The likes of Charlotte Edwards, Javeria Khan and Hannah Rainey discuss how the Women's Global Development Squad initiative offers players from developing cricket countries a chance to experience high-quality cricket.
The WGDS played six fixtures in England in 2019, securing two wins, including a superb six-wicket win over Surrey Stars. The ICC initiative offers players from developing countries exposure to high-quality cricket in an aim to help improve quality of the game beyond traditional strongholds.
The 2019 tour of England was the third iteration of the WGDS, and the side, featuring players from seven countries, was led by Pakistan's Javeria Khan. "The opportunity to lead them is a humbling experience," Javeria said.
“A real honour to be selected as the captain” – Javeria Khan to lead ICC's Women's Global Development squad for a six-match tour of England. https://t.co/mkoP97aJ8Z— ICC (@ICC) July 25, 2019
"Pakistan women's cricket was once where women's cricket in developing countries is now. So I understand the importance of giving exposure to empower players and I'm glad that I'm part of the process."
Charlotte Edwards, former English legend and now director of women's cricket at Southern Vipers, one of the teams at the Women's Cricket Super League in England, said the initiative reflected the massive strides women's cricket has made in recent times.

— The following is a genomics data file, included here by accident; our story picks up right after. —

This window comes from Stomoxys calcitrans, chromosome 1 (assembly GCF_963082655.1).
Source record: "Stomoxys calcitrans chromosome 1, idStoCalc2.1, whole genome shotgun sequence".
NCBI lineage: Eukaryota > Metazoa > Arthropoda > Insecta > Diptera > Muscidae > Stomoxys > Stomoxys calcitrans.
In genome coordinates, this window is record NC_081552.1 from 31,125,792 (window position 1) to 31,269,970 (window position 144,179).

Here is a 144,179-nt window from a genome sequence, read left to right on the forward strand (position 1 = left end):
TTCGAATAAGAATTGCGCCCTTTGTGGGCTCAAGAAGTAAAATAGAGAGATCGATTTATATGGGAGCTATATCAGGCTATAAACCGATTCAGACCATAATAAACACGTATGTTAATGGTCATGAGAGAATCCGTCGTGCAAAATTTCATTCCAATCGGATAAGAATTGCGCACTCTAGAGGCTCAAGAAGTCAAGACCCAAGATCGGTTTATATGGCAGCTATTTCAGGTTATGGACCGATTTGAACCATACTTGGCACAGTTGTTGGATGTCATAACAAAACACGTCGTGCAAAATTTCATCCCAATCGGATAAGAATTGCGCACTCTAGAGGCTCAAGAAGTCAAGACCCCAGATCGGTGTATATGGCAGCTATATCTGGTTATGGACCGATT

"This is an example of where the game was and where it is now. These girls get an opportunity to play in England, play against the Southern Vipers. This couldn't have happened even five years ago, so the opportunities now are amazing. That makes me prouder than anything, really."
The Women's Global Development Squad claimed their second win of their tour of England today, beating Surrey Stars by six wickets with an over to spare!@TheRealPCB's Javeria Khan top-scored with 64*, while @CricketScotland's Hannah Rainey claimed 3/19. pic.twitter.com/s7Ry7AkaHi— T20 World Cup (@T20WorldCup) August 2, 2019
Promising Scotland seam bowler Hannah Rainey, who picked up eight wickets from six games on the tour at 13.37, said that the experience of rubbing shoulders against some of the game's legends will hold WGDS players in good stead should their teams make it to a World Cup.
"It's quite a challenge to bowl to the likes of Suzie Bates and Stafanie Taylor," she said. "It's an incredible opportunity and it's a good challenge, and something we need to rise to. If we get the opportunity to be at a World Cup, we need to know what it's like and we need to know that we can do it."
Watch the full video below.